The much anticipated first of several meetings discussing the Draft Patent Manual was chaired by NN Prasad in
However, already the meetings have run into controversy by creating more of a flutter and garnering criticism from all sources.
Our readers will remember our Spicy recommendation to the interpretation of Section 3(d) as well our interpretation of the draft in light of the Novartis litigation as well as our report on the Software Patent Vigil conducted in
Managing IP carries this interesting comprehensive piece on the meeting held thus far as well as the various comments received. We reproduce the same for our readers below:
“Patent manual causes debate in
A draft of
IP India is holding a series of consultations on the manual. NN Prasad, joint secretary of the Department of Industrial Policy and Promotion at the Ministry of Commerce, chaired the first meeting in
If approved, the Manual of Patent Practice and Procedure would not have the force of law, but would act as a guide for examiners. It contains a section that explains to examiners how to interpret the controversial section 3(d) of
The manual states that, to calculate increased efficacy the examiner should compare “the known substance and the new form of known substance. In case the new form is further converted into another new form, the comparison is made between the already existing form and another new form but not between the base compound and another new form”.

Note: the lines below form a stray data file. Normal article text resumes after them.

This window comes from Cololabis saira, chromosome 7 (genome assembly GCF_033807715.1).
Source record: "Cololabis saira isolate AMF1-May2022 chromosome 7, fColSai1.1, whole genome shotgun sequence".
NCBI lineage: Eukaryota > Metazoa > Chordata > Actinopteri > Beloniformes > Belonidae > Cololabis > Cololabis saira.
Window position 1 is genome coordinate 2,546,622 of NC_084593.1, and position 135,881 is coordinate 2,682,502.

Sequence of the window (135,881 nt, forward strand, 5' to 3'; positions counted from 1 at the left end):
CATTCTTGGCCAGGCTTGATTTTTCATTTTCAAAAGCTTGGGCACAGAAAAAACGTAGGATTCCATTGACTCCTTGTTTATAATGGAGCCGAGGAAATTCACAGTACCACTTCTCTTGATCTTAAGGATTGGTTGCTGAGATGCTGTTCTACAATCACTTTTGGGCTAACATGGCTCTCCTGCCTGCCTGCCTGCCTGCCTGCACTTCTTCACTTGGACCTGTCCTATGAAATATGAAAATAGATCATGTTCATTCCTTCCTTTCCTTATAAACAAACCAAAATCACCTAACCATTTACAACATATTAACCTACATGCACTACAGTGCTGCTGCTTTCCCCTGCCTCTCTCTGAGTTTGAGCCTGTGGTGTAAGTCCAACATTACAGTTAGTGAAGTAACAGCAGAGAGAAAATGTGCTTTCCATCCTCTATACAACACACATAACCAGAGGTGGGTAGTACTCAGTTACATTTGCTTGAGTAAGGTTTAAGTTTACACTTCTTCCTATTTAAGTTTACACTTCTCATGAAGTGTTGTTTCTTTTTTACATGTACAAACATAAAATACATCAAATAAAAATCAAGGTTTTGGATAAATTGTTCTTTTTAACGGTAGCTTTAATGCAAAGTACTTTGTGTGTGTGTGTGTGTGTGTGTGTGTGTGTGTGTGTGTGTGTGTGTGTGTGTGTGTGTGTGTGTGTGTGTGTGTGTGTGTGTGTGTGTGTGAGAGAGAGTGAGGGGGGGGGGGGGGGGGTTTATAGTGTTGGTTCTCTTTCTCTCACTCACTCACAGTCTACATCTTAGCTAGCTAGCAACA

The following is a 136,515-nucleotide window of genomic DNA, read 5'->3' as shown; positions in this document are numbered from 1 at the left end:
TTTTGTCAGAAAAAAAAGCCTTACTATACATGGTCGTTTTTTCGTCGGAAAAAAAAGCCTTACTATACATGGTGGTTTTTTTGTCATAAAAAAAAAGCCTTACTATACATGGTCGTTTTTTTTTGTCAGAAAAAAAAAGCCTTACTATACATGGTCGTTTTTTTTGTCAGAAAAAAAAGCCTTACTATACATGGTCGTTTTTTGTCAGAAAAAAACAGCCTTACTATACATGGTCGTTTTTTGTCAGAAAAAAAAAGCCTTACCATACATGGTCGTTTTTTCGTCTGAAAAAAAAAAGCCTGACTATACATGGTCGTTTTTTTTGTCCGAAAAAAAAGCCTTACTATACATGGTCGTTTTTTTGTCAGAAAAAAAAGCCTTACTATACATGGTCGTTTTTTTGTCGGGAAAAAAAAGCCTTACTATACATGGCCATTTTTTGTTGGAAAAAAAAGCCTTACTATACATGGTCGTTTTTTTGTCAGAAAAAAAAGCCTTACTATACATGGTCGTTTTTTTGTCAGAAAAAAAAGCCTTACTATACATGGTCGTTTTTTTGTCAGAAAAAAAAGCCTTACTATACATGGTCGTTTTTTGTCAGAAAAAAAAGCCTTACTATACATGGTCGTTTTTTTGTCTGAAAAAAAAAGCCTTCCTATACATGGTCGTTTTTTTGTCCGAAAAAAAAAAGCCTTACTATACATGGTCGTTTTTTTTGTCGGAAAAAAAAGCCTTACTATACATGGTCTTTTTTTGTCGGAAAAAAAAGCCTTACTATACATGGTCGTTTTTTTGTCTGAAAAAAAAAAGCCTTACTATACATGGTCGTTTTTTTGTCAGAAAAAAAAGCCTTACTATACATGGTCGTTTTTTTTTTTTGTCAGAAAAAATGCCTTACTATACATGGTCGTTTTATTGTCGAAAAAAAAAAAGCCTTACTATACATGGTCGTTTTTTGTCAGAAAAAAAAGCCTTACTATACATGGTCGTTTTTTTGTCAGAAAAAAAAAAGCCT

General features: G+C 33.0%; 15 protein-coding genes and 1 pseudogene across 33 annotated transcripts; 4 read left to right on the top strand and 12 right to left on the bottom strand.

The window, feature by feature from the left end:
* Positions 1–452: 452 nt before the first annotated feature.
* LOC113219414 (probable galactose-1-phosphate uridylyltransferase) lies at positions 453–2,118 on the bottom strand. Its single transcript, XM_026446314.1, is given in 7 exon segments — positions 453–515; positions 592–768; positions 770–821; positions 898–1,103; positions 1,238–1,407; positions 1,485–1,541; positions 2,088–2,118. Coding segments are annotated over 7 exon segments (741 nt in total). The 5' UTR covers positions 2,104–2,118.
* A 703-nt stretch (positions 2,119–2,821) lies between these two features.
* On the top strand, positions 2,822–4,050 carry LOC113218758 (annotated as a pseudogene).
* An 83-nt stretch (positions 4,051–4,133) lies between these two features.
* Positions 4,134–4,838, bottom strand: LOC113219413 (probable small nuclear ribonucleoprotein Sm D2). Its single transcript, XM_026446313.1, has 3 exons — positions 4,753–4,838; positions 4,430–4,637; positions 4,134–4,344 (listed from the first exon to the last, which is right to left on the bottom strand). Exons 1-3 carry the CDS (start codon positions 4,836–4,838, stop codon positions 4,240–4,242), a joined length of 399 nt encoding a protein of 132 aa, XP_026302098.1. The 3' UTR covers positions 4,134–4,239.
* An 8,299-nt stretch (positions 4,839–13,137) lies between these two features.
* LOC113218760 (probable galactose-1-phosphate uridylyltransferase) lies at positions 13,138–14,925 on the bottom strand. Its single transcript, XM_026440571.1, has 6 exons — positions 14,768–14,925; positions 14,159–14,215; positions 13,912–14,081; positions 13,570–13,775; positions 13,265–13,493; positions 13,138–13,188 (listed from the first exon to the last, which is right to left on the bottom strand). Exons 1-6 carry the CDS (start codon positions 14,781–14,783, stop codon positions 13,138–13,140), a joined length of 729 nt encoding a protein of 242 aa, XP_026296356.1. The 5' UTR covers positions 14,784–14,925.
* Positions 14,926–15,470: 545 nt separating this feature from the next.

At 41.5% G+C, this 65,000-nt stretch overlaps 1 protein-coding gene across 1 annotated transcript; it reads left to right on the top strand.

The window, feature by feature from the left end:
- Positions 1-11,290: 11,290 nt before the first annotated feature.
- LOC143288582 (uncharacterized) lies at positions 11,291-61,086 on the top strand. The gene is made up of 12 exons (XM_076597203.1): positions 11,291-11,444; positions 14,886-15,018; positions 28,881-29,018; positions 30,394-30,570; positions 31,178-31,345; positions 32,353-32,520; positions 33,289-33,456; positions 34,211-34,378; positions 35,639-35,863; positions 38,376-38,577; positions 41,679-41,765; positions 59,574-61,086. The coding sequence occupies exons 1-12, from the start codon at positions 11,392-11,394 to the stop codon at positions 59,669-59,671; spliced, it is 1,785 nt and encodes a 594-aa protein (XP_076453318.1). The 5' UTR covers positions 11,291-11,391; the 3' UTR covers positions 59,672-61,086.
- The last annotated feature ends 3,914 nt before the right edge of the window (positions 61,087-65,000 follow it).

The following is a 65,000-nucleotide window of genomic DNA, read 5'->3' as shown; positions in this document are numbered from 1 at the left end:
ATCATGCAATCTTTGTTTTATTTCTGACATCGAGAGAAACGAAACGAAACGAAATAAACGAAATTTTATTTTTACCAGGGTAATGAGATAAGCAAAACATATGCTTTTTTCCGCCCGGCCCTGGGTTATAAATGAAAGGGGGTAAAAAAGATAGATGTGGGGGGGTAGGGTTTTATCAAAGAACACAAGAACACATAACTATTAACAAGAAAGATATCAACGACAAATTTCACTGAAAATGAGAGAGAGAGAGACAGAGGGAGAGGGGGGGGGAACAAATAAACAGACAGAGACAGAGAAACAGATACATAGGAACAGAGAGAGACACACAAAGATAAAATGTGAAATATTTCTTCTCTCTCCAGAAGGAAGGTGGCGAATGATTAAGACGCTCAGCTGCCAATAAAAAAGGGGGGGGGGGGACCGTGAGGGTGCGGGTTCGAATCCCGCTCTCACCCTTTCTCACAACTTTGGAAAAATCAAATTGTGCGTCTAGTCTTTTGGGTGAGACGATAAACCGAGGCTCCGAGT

“This appears to be a clear attempt to prejudge the Novartis case,” said Shamnad Basheer, academic and founder of the blog Spicy IP. The case, which is still before the Intellectual Property Apellate Board, concerns Novartis’ application for a patent for imatinib mesylate, which is sold by Novartis under the brand name Glivec. The Chennai Patent Office rejected the patent application citing section 3(d). Deciding what is the known substance against which imatinib mesylate should be compared is crucial to deciding if it is patentable in
According to Basheer, the way the manual is phrased assumes that a new salt that emerges during an invention will be a “known substance”, which will make it harder to prove increased efficacy.
The Federation of Indian Chambers of Commerce and Industry has criticised the phrasing in the draft manual, stating: “This section does not cover guidelines about those inventions in which one crystalline form is converted into another crystalline form.”
Campaigners for open source software are also worried that the manual will open the way for software patents in
But Red Hat
Section 4.11.6 seeks to draw a distinction between “software per se” and “software having its technical application in the industry”.
On August 23, the Free and Open Source Software group held a candlelit vigil in
We at SpicyIP certainly hope that the participation in these meetings will result in significant changes to the problematic portions of the policy, and the policy ultimately ends up well reasoned and balancing all sides as best possible.